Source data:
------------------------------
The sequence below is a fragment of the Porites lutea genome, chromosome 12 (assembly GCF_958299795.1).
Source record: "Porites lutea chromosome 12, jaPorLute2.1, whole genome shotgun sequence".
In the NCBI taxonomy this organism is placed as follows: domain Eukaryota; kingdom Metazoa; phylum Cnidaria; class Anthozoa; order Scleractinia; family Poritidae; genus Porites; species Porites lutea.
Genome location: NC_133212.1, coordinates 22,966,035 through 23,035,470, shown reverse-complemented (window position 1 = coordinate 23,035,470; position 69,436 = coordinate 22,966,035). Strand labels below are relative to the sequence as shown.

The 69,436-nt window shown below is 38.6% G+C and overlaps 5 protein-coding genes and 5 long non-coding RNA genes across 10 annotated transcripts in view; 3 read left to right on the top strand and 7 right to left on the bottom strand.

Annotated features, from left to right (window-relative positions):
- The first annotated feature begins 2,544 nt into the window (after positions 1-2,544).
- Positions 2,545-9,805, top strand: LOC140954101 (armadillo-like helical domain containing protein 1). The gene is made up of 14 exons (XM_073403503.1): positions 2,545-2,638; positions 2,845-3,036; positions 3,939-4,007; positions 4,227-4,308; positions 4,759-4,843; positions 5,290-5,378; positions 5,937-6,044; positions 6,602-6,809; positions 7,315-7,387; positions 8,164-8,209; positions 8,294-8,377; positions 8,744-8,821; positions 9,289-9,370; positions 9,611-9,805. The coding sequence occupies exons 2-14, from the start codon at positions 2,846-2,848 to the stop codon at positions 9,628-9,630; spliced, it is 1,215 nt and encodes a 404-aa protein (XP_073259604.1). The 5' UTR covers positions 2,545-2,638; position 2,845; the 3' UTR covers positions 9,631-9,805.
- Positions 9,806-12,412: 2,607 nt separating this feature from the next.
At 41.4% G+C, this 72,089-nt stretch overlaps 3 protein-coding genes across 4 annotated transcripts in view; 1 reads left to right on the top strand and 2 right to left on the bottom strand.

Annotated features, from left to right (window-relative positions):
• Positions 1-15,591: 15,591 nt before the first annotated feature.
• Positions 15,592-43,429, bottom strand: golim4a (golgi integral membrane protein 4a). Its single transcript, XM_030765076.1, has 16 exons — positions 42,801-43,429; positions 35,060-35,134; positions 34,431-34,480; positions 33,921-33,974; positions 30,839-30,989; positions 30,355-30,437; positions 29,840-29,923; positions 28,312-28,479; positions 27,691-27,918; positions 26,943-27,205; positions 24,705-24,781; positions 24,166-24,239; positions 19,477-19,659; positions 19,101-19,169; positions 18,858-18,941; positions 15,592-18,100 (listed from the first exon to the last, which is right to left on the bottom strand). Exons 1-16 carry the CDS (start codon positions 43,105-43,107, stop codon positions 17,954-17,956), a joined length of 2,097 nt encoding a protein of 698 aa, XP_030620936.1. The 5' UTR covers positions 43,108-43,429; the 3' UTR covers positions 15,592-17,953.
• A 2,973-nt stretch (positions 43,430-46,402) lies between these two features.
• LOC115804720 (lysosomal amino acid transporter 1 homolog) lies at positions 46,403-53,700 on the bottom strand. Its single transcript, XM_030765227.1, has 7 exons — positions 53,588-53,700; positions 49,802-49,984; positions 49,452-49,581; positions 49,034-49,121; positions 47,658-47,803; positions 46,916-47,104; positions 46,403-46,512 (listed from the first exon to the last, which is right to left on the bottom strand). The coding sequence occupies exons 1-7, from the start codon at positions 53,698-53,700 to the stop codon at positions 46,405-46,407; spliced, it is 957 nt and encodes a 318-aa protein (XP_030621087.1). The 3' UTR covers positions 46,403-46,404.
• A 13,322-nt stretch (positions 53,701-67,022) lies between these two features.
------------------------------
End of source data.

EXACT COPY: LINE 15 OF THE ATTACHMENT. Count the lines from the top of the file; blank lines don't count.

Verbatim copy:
• LOC115804720 (lysosomal amino acid transporter 1 homolog) lies at positions 46,403-53,700 on the bottom strand. Its single transcript, XM_030765227.1, has 7 exons — positions 53,588-53,700; positions 49,802-49,984; positions 49,452-49,581; positions 49,034-49,121; positions 47,658-47,803; positions 46,916-47,104; positions 46,403-46,512 (listed from the first exon to the last, which is right to left on the bottom strand). The coding sequence occupies exons 1-7, from the start codon at positions 53,698-53,700 to the stop codon at positions 46,405-46,407; spliced, it is 957 nt and encodes a 318-aa protein (XP_030621087.1). The 3' UTR covers positions 46,403-46,404.